February 21. 2024. 7:29

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The Brief — Scholz’s monumental Zeitenwende has become a mere buzzword

What followed was the promise to invest €100 billion into the Bundeswehr, Germany’s armed forces, to permanently live up to NATO’s 2% expenditure targets and put German foreign policy on a more realistic footing.

However, a year later, it seems that, while the world has inevitably changed, Germany has, in many regards, still remained the same. While Scholz’s speech at the time felt like an attempt to claim leadership within the EU, the last year has shown that Germany was too slow to readjust its course.

Despite the promises to boost funding of the Bundeswehr, the German military is probably in the worst shape it has been in decades.

While the weapons deliveries to Ukraine are slowly depleting the Bundeswehr’s stocks, the government has failed to buy new equipment: According to the Federal Association of the German Security and Defence Industry, the arms industry received virtually no additional orders in the past year.

Germany will also fail to live up to the NATO targets in the foreseeable future. According to government estimates, defence expenses will only inch up by around 0.1% this year.

Instead, he left the stage to the chairman of the SPD parliamentary group, Rolf Mützenich, who has often been criticised for his conciliatory stance towards Russia.

While Mützenich admitted he had made some mistakes in the past, he also strongly defended the Russia policy of his party.

“The policy of détente does not bear responsibility for the invasion of Ukraine by Russian forces,” Mützenich stated yesterday

While Scholz also announced a complete overhaul of the German foreign and security policy, it seems his own party is still seeking to justify its former stances. And Mützenich is not alone.

Another major panellist in yesterday’s event was Ralf Stegner, who has recently indirectly compared the criticism towards the SPD’s Russia policy to the rhetoric in the Third Reich.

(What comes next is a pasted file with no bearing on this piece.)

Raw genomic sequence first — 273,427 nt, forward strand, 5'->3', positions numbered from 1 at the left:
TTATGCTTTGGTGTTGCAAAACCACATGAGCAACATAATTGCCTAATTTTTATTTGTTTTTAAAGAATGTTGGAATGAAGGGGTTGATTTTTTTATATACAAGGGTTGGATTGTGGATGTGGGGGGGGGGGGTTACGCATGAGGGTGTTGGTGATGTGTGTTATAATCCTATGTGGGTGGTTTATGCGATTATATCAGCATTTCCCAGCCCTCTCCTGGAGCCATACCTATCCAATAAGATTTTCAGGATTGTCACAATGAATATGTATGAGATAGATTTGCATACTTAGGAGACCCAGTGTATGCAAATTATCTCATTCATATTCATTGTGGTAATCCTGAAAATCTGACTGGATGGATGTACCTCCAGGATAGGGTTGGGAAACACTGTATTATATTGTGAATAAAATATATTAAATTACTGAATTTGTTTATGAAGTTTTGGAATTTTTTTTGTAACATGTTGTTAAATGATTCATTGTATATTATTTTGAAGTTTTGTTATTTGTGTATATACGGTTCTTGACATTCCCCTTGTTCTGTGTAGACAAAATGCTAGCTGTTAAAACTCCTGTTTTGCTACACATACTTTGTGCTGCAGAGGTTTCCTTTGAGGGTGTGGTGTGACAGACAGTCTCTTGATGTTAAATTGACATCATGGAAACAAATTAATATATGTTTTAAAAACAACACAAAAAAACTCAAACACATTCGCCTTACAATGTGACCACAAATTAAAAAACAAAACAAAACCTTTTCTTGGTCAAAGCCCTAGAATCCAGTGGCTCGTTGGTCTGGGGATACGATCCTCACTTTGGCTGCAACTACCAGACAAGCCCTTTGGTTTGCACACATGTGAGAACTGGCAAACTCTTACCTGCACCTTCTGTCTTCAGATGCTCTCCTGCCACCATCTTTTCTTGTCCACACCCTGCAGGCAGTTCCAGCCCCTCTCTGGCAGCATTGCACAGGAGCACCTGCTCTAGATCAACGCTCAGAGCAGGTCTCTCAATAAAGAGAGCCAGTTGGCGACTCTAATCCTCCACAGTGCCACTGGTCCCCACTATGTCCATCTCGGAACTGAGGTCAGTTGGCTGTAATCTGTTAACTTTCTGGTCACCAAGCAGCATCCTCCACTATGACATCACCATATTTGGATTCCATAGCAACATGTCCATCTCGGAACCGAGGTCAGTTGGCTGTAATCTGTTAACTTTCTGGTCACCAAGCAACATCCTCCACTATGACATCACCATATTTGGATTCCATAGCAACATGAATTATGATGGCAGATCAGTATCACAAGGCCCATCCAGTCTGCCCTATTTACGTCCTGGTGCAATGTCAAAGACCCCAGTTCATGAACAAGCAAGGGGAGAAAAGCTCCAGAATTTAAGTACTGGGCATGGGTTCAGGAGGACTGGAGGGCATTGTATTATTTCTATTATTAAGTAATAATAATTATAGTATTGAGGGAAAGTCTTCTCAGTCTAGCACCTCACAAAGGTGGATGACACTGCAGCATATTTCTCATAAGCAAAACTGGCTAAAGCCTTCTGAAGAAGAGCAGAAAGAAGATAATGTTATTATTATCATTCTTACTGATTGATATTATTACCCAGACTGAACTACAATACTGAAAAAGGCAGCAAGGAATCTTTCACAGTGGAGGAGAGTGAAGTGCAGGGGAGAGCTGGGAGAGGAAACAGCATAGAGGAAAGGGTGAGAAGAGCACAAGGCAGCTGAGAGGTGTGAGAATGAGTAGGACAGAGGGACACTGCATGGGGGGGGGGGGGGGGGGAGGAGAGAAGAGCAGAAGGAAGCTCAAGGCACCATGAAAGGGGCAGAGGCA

According to Stegner, “the debate on Russia policy of recent decades has taken on an opinionated, know-it-all and irreconcilable culture war tone.”

“The rhetoric is sometimes frighteningly reminiscent of the times 80-108 years ago,” he said in a Facebook post.

Only one year after the announcement of the Zeitenwende, it seems that not much is left of Scholz’s grand ambition to steer around the steamship that is Germany’s foreign and security policy.

Tomorrow he will hold another speech in the Bundestag – just like he did a year ago when he first announced the Zeitenwende.

It remains to be seen whether he can convincingly demonstrate that he is still serious about the project that has already defined his chancellorship.

The Roundup

The European Commission will present “targeted” proposals by mid-March to overhaul the EU’s electricity market, the bloc’s energy chief said on Monday (27 February), adding that the reform will focus on long-term power contracts for industry to mitigate price volatility.

Germany will abstain in the final vote on the EU’s de-facto ban on new petrol or diesel cars as of 2035 unless the EU Commission proposes how new combustion engine cars can be registered even after that date if they run exclusively on e-fuels.

Germany’s abstention also dominates this week’s Transport Brief, which brings you a round-up of essential transport news.

The European Commission has issued a rare revision of its initial findings in a competition inquiry looking at Apple’s App Store practices, dropping half of the original charges.

The ban on social scoring has been extended to private companies, regulatory sandboxes could be used to demonstrate compliance, and the AI Office’s role has been downsized in a whopping new set of compromise amendments to the upcoming AI Act.

Despite efforts to encourage the uptake of integrated pest management (IPM) techniques and reduce the risks associated with the use of pesticides, it has struggled to take off in Romania.

The number of farms implementing integrated pest management (IPM) in Italy has skyrocketed over the past few years. EURACTIV Italy spoke with Donato Rotundo from farmers’ association Confagricoltura to learn more about the impact this has had and how this success can be built upon.

The Swedish presidency of the EU Council has circulated a new compromise text of the Cyber Resilience Act, obtained by EURACTIV, touching upon the relation with other EU laws, the notifying authorities, enforcement and penalties.

Look out for…

  • Commission President Ursula von der Leyen receives Minister-President of the Federal State of Lower Saxony Stephan Weil.
  • Agriculture Commissioner Janusz Wojciechowski in Paris, participates in meetings with EU Affairs Committee of French Senate.
  • Environment Commissioner Virginijus Sinkevičius meets with Peru’s Environment Minister Albina Ruiz.
  • Joint meeting of Committee on Environment, Public Health and Food Safety and Committee on Civil Liberties, Justice and Home Affairs.